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Let Them Eat Veggies: School Lunch Gets a Makeover

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Meet the New School Lunch

So what does a new school lunch look like?

For an average high school student, an 850-calorie lunch may include two baked fish nuggets, a cup of vegetables, half a cup of mashed potatoes, one whole grain roll, and 8 ounces of fat-free milk. When it comes to fruits and vegetables, it’s all you can eat.

Schools will also be encouraged to create healthy snack programs to curb between-meal hunger pains, and parents, too, can pack healthy snacks for kids.

The new meal plan is based on the USDA's MyPlate recommendations. “Half of the plate should be fruits and vegetables instead of meat and starches,” says Erin Corrigan, RD. She is a dietitian and clinical nutrition manager at Miami Children's Hospital. “They really aren't changing what is being served as far as entrees, but they are adjusting portions and adding in fruits and vegetables. Cheeseburgers, chicken nuggets, and pizza should not be staples.”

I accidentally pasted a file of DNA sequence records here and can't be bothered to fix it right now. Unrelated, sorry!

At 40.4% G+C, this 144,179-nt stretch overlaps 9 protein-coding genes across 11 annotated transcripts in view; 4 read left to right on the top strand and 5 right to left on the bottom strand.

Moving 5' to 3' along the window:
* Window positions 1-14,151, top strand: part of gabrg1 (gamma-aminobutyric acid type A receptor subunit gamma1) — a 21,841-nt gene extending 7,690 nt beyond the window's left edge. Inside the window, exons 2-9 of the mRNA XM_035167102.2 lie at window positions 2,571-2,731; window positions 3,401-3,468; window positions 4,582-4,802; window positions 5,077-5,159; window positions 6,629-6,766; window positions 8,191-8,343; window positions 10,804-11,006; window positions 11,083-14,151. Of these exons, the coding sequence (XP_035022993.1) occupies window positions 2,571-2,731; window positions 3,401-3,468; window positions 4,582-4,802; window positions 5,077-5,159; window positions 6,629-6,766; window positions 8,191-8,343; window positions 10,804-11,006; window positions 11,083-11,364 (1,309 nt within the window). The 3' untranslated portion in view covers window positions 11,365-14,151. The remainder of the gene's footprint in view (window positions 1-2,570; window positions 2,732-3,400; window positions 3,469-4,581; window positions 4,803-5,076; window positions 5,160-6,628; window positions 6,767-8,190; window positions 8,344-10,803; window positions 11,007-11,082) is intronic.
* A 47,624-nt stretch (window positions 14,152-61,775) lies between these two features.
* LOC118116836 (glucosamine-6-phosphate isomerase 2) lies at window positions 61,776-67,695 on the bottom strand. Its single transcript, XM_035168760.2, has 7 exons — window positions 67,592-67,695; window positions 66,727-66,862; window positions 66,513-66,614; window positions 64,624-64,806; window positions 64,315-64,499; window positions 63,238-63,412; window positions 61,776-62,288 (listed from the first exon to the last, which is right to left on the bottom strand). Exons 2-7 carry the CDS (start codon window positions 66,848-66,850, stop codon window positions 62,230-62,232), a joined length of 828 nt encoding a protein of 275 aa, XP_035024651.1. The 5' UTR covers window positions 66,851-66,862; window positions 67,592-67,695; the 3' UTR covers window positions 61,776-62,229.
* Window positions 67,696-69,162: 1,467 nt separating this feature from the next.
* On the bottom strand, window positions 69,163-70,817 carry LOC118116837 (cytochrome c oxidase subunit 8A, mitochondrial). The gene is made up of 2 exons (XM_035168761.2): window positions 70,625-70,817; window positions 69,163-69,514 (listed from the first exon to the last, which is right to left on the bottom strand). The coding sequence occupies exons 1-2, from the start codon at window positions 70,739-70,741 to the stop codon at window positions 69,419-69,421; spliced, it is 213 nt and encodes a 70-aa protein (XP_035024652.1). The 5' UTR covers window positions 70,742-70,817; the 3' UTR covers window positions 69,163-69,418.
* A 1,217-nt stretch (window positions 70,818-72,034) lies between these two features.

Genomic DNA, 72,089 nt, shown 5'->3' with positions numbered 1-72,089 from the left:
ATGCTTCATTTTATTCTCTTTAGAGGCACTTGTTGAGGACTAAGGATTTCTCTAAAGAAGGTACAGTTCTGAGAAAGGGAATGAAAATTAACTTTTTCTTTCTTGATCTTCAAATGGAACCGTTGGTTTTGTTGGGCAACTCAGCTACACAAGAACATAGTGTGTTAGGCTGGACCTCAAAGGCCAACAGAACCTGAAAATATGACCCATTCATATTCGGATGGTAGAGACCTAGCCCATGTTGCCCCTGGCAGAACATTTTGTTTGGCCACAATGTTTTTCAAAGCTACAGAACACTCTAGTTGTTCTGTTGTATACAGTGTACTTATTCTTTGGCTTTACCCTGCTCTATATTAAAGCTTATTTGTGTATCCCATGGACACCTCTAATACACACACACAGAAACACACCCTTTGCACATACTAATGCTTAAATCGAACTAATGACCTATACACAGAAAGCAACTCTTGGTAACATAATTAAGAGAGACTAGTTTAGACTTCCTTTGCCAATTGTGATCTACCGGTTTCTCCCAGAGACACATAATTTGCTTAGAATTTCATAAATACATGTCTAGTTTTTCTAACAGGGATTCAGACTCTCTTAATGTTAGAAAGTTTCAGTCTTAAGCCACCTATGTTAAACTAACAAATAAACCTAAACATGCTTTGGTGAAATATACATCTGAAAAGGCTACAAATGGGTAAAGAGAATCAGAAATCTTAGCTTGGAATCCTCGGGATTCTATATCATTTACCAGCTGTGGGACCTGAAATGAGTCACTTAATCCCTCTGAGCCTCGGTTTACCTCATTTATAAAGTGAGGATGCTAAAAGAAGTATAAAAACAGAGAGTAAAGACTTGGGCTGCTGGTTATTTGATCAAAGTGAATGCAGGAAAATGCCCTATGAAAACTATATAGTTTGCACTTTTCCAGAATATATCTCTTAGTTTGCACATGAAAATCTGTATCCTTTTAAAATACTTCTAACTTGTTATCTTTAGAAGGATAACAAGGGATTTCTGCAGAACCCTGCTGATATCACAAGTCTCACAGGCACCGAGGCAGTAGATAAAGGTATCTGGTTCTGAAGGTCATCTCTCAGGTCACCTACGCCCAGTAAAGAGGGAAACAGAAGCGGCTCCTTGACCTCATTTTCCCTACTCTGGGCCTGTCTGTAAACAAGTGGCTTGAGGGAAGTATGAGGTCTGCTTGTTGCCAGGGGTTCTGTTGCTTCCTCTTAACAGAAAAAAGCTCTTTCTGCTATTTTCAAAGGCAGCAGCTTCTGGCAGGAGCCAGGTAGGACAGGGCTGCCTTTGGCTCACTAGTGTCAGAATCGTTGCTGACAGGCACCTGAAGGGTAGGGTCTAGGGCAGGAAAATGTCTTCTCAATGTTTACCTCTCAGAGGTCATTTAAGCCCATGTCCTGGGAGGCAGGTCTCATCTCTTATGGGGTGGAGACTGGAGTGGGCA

Parents Must Do Their Part at Home

Doesn’t sound so bad, so why the backlash? 

Part of the resistance is that this may be the first time some kids are exposed to fruits and vegetables. “Parents should start serving healthier options at home, too,” Corrigan says. “Change can’t happen only at home or only at school.” The new school meals are designed to meet only a portion of a child's daily nutritional needs.

Ellie Hamburger, MD, also supports the school lunch makeover. She is pediatrician at Children’s National Medical Center in Washington, D.C. “We have been struggling with the problem of overweight and obese children for years, and when parents bring in a copy of school menus, we realized what we were up against.”

There will be an adjustment period. But “I don’t think kids will be starving or go hungry. It will actually be quite the opposite.”

Make Healthy Foods More Enticing

Organize a tasting as part of back-to-school night, a PTA meeting, or even during lunch period. “If kids try before they buy, they may be more likely to give it a shot,” says Jessica Donze Black, RD, MPH. She is the project director for the Kids' Safe and Healthful Foods Project at the Pew Health Group.

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